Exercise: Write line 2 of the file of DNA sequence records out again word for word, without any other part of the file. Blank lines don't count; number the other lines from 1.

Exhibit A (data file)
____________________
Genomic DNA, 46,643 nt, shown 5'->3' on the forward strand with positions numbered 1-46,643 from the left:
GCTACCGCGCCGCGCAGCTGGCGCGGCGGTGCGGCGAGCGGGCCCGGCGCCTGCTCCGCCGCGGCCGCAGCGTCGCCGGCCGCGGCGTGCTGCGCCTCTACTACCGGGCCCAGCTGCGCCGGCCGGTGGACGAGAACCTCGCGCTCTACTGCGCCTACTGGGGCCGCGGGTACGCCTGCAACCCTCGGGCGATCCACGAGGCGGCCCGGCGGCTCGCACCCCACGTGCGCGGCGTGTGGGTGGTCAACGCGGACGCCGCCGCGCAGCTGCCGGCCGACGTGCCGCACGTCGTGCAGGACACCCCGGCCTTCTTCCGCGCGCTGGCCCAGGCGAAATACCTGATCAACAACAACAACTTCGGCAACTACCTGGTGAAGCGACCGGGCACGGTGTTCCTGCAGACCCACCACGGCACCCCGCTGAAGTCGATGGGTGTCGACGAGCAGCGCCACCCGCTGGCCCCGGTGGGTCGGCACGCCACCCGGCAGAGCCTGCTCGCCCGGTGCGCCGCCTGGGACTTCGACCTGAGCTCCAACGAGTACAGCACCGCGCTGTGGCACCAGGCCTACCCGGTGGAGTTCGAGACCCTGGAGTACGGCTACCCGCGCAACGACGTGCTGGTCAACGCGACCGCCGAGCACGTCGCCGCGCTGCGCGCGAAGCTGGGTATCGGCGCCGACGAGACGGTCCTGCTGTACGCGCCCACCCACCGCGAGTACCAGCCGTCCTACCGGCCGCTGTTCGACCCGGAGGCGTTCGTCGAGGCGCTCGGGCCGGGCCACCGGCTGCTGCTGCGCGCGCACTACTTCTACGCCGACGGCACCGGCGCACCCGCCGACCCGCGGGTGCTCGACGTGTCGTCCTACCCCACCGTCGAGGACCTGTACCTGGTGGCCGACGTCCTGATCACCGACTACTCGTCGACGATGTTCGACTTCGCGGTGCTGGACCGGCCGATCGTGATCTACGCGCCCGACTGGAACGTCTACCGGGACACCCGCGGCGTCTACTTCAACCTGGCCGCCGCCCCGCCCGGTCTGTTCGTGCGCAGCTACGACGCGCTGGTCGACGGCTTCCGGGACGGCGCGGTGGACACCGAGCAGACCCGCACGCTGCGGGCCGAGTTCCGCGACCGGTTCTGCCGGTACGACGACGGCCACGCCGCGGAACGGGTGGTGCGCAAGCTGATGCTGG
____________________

GCTACCGCGCCGCGCAGCTGGCGCGGCGGTGCGGCGAGCGGGCCCGGCGCCTGCTCCGCCGCGGCCGCAGCGTCGCCGGCCGCGGCGTGCTGCGCCTCTACTACCGGGCCCAGCTGCGCCGGCCGGTGGACGAGAACCTCGCGCTCTACTGCGCCTACTGGGGCCGCGGGTACGCCTGCAACCCTCGGGCGATCCACGAGGCGGCCCGGCGGCTCGCACCCCACGTGCGCGGCGTGTGGGTGGTCAACGCGGACGCCGCCGCGCAGCTGCCGGCCGACGTGCCGCACGTCGTGCAGGACACCCCGGCCTTCTTCCGCGCGCTGGCCCAGGCGAAATACCTGATCAACAACAACAACTTCGGCAACTACCTGGTGAAGCGACCGGGCACGGTGTTCCTGCAGACCCACCACGGCACCCCGCTGAAGTCGATGGGTGTCGACGAGCAGCGCCACCCGCTGGCCCCGGTGGGTCGGCACGCCACCCGGCAGAGCCTGCTCGCCCGGTGCGCCGCCTGGGACTTCGACCTGAGCTCCAACGAGTACAGCACCGCGCTGTGGCACCAGGCCTACCCGGTGGAGTTCGAGACCCTGGAGTACGGCTACCCGCGCAACGACGTGCTGGTCAACGCGACCGCCGAGCACGTCGCCGCGCTGCGCGCGAAGCTGGGTATCGGCGCCGACGAGACGGTCCTGCTGTACGCGCCCACCCACCGCGAGTACCAGCCGTCCTACCGGCCGCTGTTCGACCCGGAGGCGTTCGTCGAGGCGCTCGGGCCGGGCCACCGGCTGCTGCTGCGCGCGCACTACTTCTACGCCGACGGCACCGGCGCACCCGCCGACCCGCGGGTGCTCGACGTGTCGTCCTACCCCACCGTCGAGGACCTGTACCTGGTGGCCGACGTCCTGATCACCGACTACTCGTCGACGATGTTCGACTTCGCGGTGCTGGACCGGCCGATCGTGATCTACGCGCCCGACTGGAACGTCTACCGGGACACCCGCGGCGTCTACTTCAACCTGGCCGCCGCCCCGCCCGGTCTGTTCGTGCGCAGCTACGACGCGCTGGTCGACGGCTTCCGGGACGGCGCGGTGGACACCGAGCAGACCCGCACGCTGCGGGCCGAGTTCCGCGACCGGTTCTGCCGGTACGACGACGGCCACGCCGCGGAACGGGTGGTGCGCAAGCTGATGCTGG